Historic cabin wrapped in 'foil' for fire protection - KPTV - FOX 12

Historic cabin wrapped in 'foil' for fire protection

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Photo: Twitter/@GPNF Photo: Twitter/@GPNF

It looks like the work of pranksters, but the aluminum foil-like material covering a cabin in southwestern Washington serves a very important purpose: to protect the historic structure from wildfire.

The Gotchen Creek Cabin is the oldest building in the Gifford Pinchot National Forest and it's close enough to the nearby Cougar Creek Fire that park officials are worried about it burning.

So they wrapped every inch of it, from the porch steps all the way up to the chimney.

The national forest posted a photo on Twitter Tuesday that shows the cabin completely encased in the metallic material:

Historic Gotchen Creek Cabin after being wrapped for fire protection. #CougarCreekFire pic.twitter.com/BPTkIEiEPj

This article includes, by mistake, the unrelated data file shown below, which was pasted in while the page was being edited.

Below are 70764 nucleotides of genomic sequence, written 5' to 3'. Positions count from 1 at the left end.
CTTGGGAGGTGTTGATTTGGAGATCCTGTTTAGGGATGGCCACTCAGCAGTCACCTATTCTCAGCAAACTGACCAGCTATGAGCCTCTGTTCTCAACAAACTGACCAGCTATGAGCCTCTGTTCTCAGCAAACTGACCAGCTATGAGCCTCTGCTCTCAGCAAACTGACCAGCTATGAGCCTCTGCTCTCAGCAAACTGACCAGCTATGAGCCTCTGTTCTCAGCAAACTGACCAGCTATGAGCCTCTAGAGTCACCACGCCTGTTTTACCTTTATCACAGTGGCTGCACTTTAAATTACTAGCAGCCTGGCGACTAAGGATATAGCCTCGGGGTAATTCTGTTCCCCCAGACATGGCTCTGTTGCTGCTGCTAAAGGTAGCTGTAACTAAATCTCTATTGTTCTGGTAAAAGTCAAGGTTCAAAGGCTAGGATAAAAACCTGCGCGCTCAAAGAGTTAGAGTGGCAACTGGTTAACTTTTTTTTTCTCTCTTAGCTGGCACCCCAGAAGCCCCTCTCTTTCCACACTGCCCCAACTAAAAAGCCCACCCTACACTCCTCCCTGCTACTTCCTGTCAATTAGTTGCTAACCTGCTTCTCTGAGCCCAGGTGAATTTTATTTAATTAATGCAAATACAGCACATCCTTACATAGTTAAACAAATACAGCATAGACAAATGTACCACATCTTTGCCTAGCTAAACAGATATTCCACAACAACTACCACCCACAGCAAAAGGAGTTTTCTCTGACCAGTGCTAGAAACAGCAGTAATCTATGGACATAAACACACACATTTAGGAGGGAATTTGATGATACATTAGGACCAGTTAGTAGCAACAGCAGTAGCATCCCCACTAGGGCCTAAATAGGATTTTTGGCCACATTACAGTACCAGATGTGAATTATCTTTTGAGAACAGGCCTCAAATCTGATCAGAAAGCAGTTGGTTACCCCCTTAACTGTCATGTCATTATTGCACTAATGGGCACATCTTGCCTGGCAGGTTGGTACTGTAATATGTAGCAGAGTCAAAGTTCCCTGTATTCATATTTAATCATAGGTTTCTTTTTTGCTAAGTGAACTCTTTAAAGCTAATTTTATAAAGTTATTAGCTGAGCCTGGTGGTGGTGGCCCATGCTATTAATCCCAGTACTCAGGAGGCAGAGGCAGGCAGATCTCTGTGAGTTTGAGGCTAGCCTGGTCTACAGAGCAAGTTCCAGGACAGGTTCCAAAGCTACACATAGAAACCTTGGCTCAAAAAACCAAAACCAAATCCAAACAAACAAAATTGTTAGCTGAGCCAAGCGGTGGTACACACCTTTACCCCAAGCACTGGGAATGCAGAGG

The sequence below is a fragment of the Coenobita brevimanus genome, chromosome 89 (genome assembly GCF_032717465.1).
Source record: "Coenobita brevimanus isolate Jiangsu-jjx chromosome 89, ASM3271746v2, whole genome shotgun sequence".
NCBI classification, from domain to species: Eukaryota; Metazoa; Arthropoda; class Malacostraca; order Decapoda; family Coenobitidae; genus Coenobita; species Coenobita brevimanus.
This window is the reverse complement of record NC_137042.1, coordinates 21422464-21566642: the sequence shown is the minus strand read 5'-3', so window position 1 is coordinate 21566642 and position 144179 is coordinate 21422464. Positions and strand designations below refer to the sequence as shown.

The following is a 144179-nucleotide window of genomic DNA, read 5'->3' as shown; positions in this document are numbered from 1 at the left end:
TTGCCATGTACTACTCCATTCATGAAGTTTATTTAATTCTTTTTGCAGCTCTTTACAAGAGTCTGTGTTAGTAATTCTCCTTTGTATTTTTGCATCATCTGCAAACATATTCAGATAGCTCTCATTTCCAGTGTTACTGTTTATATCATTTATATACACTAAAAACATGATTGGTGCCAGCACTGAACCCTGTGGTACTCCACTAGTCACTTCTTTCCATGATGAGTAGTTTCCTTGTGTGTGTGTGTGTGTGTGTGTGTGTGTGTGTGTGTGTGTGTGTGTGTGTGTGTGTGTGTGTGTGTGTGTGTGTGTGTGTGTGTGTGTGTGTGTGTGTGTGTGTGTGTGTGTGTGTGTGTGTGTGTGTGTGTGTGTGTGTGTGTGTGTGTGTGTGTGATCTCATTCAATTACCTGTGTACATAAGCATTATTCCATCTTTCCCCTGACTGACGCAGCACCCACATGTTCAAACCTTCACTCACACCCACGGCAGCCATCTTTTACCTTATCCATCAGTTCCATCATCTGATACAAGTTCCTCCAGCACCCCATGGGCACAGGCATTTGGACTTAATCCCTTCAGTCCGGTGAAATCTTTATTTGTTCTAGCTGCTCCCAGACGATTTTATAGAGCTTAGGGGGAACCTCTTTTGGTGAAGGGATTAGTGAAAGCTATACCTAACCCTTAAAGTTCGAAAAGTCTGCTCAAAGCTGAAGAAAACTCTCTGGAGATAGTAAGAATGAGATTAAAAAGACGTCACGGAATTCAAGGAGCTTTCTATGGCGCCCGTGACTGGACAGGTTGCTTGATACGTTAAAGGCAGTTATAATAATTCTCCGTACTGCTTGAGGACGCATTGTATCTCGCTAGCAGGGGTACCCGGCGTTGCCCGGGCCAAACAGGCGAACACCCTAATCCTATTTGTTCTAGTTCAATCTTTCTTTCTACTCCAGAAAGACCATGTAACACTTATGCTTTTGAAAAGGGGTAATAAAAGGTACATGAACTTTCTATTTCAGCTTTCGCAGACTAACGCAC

— Gifford Pinchot NF (@GPNF) August 14, 2015

The Washington Department of Natural Resources wrote in a blog post in 2012 that the Forest Service often uses the material, called aluminized structure wrap, when buildings are threatened by fire. This is the third time since 2008 that officials have used the wrap to protect the building.

The wrap protects buildings from heat and burning embers. It is similar to the material used in the fire shields that firefighters carry with them, and it reflects up to 95 percent of radiant heat.

As of Tuesday, there were more than 400 firefighters battling the Cougar Creek Fire, which was more than 22,000 acres in size and 20 percent contained.

Fire officials believe the fire was started by lightning on Aug. 10.

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